Characters in Absalom, Absalom! are forever chasing an elusive sense of plenitude.  A social climber with grand schemes to “complete the shape and substance of that respectability” which he lacks, makes crazy-pariah predictions for his ultimate popular vindication: “‘my design [will] complete itself quite normally and naturally and successfully to the public eye.’”  (The bwa-ha-ha-ha at the end is implicit.)  Budding homeowners seek “money with which to complete [their] house” and, while eventually comes “the day…the house was completed,” the need remains for “a piece of furniture which would complement and complete the furnishing” and a plow in the garden to “complete the furrow”—and estranged relatives still prove disinclined to make holiday visits and “complete the ceremonial family group even four times a year.”*

At one point in the story, an older woman seeking closure looks back at her life and reflects that she “could get up and go out there to finish up what she found she hadn’t quite completed.”  Something not completed?!  Get crackin’, Madam!  In another scene, a character is considering the phenomenon of unhappy marriages (hmm, I seem to be getting the tiniest tingle on my Theme Sensor here); she asks, “‘So is it too much to believe that these women come to long for divorce from a sense not of incompleteness but of actual frustration and betrayal?’”  My answer would bewhatever the source of the problem is—in this book, it sure as heck isn’t incompleteness.

• • •

*I’ve taken a bit of license here in yoking together an assortment of the book’s domestic scenarios into a single, unhappy-in-its-own-way clan.

Poof!

In Absalom, Absalom!, there is a major character, Henry Sutpen, who kills a man who is not only his best friend but also engaged to marry Henry’s sister, Judith.  This may sound like I’m revealing a big plot twist, but we actually learn this information early on—it’s only page 6, and already old Miss Coldfield is sharing about her nephew and how he “shot the fiance to death…and then fled, vanished, none knew where.”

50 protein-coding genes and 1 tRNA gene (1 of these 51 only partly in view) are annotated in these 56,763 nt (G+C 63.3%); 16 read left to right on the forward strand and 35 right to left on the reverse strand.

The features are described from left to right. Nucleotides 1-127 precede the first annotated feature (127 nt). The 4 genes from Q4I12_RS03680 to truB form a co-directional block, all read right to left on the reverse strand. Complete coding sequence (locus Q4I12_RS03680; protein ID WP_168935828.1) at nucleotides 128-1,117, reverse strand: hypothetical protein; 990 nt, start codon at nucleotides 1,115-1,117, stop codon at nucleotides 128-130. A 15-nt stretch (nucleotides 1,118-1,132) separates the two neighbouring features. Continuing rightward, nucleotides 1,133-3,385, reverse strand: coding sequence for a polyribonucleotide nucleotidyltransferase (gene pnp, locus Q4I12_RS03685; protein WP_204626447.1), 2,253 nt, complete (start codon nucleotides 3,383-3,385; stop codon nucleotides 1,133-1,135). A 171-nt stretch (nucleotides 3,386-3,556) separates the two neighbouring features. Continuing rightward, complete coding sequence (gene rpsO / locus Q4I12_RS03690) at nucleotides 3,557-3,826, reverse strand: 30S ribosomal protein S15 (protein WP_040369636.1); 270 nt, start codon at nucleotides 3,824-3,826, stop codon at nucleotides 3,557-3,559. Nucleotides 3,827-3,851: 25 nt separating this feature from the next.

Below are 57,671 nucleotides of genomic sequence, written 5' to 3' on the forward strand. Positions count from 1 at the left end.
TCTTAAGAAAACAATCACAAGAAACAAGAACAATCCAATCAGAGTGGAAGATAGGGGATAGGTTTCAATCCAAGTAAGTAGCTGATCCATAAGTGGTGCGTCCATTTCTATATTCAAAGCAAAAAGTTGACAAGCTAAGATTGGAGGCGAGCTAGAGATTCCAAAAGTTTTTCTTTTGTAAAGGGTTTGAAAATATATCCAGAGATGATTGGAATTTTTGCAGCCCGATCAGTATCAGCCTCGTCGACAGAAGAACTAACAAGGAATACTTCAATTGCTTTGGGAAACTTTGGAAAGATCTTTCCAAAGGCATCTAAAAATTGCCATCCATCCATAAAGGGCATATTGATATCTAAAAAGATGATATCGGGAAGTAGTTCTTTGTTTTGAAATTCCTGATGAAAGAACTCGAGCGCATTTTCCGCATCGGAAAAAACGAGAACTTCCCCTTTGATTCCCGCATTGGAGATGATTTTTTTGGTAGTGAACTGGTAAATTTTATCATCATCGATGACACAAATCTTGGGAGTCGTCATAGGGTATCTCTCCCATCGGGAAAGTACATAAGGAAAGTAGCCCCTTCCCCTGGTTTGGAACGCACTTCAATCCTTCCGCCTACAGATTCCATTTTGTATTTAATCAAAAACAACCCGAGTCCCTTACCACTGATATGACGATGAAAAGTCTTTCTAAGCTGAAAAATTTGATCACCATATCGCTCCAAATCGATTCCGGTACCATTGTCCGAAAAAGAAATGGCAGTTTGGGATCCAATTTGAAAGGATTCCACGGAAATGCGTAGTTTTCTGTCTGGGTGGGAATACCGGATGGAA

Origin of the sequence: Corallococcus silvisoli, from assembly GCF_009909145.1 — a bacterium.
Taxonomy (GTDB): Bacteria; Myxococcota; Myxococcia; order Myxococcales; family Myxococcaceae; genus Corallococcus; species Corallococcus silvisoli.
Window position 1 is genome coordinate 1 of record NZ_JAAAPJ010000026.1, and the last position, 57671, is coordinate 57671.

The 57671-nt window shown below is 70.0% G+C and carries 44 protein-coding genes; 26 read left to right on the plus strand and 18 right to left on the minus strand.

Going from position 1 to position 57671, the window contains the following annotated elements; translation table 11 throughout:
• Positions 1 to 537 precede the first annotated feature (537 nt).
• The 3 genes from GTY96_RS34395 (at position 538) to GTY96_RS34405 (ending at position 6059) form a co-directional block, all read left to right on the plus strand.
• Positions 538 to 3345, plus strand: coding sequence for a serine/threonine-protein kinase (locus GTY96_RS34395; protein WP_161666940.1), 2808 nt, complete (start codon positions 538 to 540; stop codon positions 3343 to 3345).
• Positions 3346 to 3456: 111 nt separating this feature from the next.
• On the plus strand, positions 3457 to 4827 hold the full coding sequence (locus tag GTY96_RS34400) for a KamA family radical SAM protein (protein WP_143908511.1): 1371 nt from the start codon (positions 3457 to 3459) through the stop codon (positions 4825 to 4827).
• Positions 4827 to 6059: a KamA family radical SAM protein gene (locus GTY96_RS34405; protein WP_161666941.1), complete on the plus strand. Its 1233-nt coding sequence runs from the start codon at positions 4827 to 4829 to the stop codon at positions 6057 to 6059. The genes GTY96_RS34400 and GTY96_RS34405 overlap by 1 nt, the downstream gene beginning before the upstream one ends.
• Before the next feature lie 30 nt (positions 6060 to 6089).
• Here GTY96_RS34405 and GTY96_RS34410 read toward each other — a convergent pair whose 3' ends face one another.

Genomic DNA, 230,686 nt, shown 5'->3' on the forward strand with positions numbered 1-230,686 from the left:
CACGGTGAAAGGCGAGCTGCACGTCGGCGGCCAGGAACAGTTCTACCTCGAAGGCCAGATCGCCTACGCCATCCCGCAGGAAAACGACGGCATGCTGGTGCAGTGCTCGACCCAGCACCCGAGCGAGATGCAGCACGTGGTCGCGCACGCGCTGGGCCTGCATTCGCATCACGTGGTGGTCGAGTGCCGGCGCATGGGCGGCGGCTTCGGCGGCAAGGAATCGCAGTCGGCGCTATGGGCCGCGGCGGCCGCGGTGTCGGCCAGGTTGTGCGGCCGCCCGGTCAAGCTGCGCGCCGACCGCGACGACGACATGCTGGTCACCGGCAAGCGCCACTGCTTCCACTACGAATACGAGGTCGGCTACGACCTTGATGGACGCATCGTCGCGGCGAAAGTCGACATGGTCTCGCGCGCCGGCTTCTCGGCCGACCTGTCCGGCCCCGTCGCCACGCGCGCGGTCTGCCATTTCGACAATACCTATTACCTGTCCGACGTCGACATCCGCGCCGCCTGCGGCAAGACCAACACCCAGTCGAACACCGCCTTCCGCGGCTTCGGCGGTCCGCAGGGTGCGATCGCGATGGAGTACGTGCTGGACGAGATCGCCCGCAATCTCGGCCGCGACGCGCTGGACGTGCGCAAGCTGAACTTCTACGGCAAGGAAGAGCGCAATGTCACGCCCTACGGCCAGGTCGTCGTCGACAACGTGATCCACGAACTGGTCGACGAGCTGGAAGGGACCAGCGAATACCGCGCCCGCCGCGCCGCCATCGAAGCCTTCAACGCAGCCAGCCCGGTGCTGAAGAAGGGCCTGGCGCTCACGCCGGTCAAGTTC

Henry the shooter may have vanished, never to be heard from again, but it’s hardly the last time we’ll hear about the fact that he’s never heard from again.  “Henry had just vanished,” we’re told on page 61.  And then a page later: “Henry just vanished.”  And five pages after that: “Henry up to now was just vanished.”

The incident is also revisited from Judith’s perspective: “her brother had quitted the house in the night and vanished, none knew why or where.”  The incident is also revisited from their father’s perspective—repeatedly: “[he] had been told that his son had done murder and vanished”; “one of [his] children vanished…doomed to be a murderer”; “[his] son gone, vanished.”  The incident will even be revisited many years hence: “was it…four years since Henry vanished [?]”

Funny, considering that it’s Miss Coldfield who first tells the story about her nephew Henry, because she once, as a much younger woman, lived with her own aunt—that is, until the occasion of her aunt deciding to abandon the family, i.e., “the night the aunt climbed out the window and vanished.”  (Miss Coldfield doesn’t seem to have a lot of luck in the kin-constancy department.)  Yes, she shared a house with her aunt “up to the time the aunt vanished”—although the older woman’s departure might not have been too heartbreaking, considering that, till then, the niece had been “the object and victim of the vanished aunt’s vindictive unflagging care and attention.”

Miss Coldfield also has a sister, Ellen—Henry and Judith’s mother.  And Ellen…?  Yes, vanished.  Metaphorically, though, in her case: The sublimation of her own personality into that of her horrible husband is described as her being “vanished into the stronghold of an ogre.”  As Miss Coldfield sees it, “her sister [was] a woman who had vanished not only out of the family and the house but out of life too.”  Like a brief-lived insect, “Ellen…completed…the butterfly’s summer and vanished.”*